Parker Pillsbury, New Media Director
Here’s how we stop it.
Heroes can be found everywhere. They’re the people who feed starving animals, provide them with shelter, and rescue them from dangerous situations. We respect and admire these individuals because they’re lifesavers.
So why are some being punished?
In June 2015, Ontario animal activist Anita Krajnc was placed under arrest and charged with “criminal mischief.” What was her crime? She provided dehydrated pigs with water.
When a truck carrying the suffering pigs came to a stop at an intersection, Anita ran to provide them water. The pigs had foam around their mouths and panted heavily.
The truck driver spotted Anita and immediately became aggressive. He called her names and even threatened to physically assault her. At one point, he calls the pigs “property.” Witnesses recorded the event.
After nearly two years of legal battles, a judge in Ontario dismissed Anita’s “criminal mischief” charge this week. It was a precedent-setting win for animals that sent a clear message: compassion is not a crime.
But that was the Canadian legal system. Elsewhere in the world, animal lovers are being tried and convicted not in courtrooms, but on the streets by their own neighbors.
In India, the topic of stray dog overpopulation is extremely heated. The situation has become so bad that people who are caught feeding stray dogs have been brutally beaten by their own neighbors. And providing shelter for animals can be dangerous as well. In 2016, a man assaulted a mother and her daughter because they had been giving stray dogs shelter. The man beat them with his shoe and left one of them without a tooth.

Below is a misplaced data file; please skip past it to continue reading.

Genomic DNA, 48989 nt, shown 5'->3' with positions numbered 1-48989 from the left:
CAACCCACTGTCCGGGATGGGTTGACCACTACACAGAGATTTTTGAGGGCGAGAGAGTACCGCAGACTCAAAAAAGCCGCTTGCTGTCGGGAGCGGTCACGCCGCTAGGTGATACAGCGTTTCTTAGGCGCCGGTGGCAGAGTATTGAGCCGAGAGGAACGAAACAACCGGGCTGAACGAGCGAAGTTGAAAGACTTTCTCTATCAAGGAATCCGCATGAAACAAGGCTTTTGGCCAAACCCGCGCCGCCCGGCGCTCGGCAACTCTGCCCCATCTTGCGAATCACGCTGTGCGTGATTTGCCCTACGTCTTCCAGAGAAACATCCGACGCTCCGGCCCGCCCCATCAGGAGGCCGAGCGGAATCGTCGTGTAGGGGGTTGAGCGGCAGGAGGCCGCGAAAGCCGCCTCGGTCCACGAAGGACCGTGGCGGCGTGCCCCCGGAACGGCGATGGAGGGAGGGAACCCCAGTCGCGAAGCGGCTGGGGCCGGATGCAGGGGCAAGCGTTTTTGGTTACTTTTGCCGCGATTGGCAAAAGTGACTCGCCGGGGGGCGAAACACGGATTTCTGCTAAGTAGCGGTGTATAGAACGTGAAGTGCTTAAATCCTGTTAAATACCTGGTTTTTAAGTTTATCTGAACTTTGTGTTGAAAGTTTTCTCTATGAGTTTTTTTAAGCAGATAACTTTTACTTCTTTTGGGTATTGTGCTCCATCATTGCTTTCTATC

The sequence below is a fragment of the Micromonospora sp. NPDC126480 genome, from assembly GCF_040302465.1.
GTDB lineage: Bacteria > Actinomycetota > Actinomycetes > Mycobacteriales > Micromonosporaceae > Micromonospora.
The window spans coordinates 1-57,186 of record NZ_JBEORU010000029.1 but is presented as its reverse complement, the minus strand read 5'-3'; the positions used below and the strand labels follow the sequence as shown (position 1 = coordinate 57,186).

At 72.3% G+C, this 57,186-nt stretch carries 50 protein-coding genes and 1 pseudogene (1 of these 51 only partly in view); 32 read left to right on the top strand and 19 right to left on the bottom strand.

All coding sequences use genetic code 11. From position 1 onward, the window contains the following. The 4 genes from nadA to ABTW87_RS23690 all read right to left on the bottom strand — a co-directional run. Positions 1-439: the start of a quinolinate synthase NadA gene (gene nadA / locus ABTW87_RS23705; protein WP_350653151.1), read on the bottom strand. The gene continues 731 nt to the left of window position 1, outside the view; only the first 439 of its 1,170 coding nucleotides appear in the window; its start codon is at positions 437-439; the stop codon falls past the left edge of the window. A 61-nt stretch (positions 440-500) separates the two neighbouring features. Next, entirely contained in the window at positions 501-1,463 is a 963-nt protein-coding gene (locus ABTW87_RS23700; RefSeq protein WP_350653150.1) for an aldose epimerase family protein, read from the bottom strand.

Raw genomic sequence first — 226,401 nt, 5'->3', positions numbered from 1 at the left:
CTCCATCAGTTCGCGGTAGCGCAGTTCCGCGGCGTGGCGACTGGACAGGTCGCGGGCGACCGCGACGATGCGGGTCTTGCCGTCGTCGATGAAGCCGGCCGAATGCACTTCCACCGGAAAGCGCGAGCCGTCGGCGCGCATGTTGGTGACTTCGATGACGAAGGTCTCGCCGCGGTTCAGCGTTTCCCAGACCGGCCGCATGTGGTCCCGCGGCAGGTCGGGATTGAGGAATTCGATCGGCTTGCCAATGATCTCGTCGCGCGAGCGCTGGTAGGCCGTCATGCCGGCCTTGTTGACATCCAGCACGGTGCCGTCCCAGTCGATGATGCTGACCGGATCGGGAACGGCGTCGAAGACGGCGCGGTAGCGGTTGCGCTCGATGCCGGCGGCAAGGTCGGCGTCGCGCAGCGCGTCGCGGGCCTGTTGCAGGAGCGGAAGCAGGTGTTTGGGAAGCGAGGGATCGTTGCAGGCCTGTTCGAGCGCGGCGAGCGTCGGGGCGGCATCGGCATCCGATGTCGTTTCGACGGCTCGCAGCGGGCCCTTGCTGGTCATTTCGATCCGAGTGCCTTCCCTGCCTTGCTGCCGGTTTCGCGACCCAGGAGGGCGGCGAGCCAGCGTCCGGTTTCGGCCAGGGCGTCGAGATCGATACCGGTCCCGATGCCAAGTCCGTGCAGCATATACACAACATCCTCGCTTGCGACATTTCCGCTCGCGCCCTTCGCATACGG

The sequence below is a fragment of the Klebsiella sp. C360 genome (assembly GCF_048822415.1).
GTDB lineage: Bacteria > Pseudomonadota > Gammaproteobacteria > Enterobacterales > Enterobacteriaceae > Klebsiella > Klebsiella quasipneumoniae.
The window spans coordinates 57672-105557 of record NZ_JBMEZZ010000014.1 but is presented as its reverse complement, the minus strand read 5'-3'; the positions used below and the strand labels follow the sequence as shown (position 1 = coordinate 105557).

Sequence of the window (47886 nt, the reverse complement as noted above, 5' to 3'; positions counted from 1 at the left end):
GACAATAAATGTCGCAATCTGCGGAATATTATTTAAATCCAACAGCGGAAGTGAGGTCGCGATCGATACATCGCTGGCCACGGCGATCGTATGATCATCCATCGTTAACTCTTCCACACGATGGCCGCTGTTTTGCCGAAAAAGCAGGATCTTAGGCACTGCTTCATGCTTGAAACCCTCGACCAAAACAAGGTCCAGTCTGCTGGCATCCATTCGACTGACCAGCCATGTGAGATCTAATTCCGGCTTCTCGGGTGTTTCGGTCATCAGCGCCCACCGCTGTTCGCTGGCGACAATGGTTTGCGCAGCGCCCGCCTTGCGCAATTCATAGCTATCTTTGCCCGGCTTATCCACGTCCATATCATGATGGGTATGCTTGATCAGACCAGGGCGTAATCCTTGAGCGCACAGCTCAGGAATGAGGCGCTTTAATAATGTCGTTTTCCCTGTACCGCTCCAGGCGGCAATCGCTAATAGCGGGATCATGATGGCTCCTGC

It’s a grave injustice to arrest or assault anyone for doing a good deed for an animal. These are acts of courage. Is there a way to stop it?
Yes. We need to change how society views animals.
The people who want to punish animal advocates are doing so because they see animals as either menaces or property. They fail to see these sentient beings as individuals who love their lives and want to live free from suffering.
We must let our compassion lead the way and be a voice for billions of animals, from stray dogs to factory farmed pigs. We can achieve this outcome by kindly educating our friends, family, and strangers about the plight of these animals and their desire to live without fear or pain.
A day where animals are not seen as a pest, property or a meal is on the horizon. But it’s up to us to make it happen.